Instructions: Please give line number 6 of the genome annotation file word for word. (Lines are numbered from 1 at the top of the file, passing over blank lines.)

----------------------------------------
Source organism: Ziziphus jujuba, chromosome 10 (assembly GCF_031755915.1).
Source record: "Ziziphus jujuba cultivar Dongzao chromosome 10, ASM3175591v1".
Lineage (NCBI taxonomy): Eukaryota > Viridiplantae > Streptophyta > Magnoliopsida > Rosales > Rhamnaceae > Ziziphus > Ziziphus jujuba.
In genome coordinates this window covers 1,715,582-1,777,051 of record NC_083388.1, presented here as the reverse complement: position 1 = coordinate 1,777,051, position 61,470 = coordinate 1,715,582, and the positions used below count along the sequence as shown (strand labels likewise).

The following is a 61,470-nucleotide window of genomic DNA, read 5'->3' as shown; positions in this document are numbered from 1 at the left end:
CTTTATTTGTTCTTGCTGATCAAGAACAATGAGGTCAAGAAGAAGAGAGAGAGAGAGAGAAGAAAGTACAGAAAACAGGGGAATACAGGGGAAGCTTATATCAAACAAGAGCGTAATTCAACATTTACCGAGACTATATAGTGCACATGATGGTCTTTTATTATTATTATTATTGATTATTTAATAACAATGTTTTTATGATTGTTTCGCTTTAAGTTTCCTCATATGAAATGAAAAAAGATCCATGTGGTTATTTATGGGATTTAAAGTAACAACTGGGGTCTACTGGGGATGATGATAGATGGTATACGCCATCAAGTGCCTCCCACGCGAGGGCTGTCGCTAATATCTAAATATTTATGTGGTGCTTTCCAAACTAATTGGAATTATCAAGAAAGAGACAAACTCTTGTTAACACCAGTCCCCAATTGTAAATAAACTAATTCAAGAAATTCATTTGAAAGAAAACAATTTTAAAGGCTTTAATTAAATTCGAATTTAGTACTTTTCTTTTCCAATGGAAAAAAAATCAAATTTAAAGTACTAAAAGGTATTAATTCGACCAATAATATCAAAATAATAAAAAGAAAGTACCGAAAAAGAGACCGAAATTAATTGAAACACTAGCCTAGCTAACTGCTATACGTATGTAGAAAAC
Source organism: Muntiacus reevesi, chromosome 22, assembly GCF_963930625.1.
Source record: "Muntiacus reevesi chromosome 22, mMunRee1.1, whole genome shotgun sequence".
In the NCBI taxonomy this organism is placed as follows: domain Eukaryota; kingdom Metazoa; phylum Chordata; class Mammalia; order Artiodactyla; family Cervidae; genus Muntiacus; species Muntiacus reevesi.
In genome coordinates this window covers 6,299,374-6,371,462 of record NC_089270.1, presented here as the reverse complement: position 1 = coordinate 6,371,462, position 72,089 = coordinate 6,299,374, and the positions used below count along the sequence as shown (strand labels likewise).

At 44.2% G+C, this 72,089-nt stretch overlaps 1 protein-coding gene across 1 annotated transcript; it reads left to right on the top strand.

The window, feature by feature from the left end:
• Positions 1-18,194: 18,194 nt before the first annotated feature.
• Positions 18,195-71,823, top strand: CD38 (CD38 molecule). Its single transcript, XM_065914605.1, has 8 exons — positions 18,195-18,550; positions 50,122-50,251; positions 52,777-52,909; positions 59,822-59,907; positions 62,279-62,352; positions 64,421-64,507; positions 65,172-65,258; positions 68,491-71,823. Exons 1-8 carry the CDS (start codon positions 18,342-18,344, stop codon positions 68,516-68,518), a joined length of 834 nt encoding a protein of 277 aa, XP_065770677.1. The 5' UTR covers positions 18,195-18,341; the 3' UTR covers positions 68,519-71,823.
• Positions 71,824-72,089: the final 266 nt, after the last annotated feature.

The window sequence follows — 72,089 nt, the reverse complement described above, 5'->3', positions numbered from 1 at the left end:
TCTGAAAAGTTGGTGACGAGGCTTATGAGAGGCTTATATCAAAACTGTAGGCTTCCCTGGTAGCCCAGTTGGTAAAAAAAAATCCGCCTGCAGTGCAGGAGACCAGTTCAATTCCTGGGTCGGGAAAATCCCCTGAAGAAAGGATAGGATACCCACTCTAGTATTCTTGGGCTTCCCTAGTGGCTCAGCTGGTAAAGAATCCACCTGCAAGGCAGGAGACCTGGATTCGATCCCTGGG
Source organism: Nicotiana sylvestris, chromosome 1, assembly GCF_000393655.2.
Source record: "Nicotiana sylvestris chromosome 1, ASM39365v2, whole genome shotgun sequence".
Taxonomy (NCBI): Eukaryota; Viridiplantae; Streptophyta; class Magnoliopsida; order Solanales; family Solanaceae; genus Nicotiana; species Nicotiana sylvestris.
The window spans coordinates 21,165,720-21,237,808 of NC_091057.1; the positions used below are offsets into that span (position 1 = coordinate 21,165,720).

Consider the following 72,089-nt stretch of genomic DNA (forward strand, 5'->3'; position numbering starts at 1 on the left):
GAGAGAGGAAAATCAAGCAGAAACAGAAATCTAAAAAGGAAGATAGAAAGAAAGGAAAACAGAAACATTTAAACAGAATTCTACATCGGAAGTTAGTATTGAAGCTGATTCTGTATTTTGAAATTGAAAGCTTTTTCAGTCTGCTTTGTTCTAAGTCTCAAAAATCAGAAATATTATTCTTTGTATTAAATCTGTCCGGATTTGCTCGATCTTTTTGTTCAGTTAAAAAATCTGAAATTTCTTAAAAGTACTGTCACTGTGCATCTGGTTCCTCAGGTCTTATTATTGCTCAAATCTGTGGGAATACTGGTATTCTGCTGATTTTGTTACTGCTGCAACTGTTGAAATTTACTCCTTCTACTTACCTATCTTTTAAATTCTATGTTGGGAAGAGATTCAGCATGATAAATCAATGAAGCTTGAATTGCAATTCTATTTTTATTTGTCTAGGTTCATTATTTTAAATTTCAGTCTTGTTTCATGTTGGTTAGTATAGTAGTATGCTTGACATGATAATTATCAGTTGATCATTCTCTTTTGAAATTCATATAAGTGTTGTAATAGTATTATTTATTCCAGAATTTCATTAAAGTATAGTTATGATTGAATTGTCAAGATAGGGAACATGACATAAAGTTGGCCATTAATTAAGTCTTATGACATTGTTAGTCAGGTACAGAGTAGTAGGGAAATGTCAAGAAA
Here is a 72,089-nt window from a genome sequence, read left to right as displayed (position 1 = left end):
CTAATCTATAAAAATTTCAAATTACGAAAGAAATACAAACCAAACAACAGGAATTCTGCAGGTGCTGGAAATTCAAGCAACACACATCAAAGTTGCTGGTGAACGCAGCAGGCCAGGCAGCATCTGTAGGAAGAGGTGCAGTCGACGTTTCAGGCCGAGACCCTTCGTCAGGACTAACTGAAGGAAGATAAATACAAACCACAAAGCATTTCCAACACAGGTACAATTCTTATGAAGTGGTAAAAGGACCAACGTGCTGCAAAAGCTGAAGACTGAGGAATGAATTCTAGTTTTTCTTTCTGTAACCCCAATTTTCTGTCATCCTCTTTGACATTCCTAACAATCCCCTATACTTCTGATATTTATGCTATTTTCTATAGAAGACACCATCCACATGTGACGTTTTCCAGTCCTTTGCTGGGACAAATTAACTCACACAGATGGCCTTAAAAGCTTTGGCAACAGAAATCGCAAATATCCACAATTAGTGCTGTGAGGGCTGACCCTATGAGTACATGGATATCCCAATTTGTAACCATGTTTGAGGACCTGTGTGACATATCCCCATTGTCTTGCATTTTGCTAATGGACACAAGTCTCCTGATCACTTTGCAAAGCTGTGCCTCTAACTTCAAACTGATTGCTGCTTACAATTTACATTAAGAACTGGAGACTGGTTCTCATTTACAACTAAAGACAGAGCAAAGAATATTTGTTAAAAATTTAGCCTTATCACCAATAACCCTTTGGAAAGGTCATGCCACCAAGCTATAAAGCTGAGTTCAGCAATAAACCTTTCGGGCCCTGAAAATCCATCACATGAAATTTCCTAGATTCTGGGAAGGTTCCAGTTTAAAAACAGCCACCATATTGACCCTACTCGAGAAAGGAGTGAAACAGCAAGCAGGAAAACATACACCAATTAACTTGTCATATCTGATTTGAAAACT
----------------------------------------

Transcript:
CTTTATTTGTTCTTGCTGATCAAGAACAATGAGGTCAAGAAGAAGAGAGAGAGAGAGAGAAGAAAGTACAGAAAACAGGGGAATACAGGGGAAGCTTATATCAAACAAGAGCGTAATTCAACATTTACCGAGACTATATAGTGCACATGATGGTCTTTTATTATTATTATTATTGATTATTTAATAACAATGTTTTTATGATTGTTTCGCTTTAAGTTTCCTCATATGAAATGAAAAAAGATCCATGTGGTTATTTATGGGATTTAAAGTAACAACTGGGGTCTACTGGGGATGATGATAGATGGTATACGCCATCAAGTGCCTCCCACGCGAGGGCTGTCGCTAATATCTAAATATTTATGTGGTGCTTTCCAAACTAATTGGAATTATCAAGAAAGAGACAAACTCTTGTTAACACCAGTCCCCAATTGTAAATAAACTAATTCAAGAAATTCATTTGAAAGAAAACAATTTTAAAGGCTTTAATTAAATTCGAATTTAGTACTTTTCTTTTCCAATGGAAAAAAAATCAAATTTAAAGTACTAAAAGGTATTAATTCGACCAATAATATCAAAATAATAAAAAGAAAGTACCGAAAAAGAGACCGAAATTAATTGAAACACTAGCCTAGCTAACTGCTATACGTATGTAGAAAAC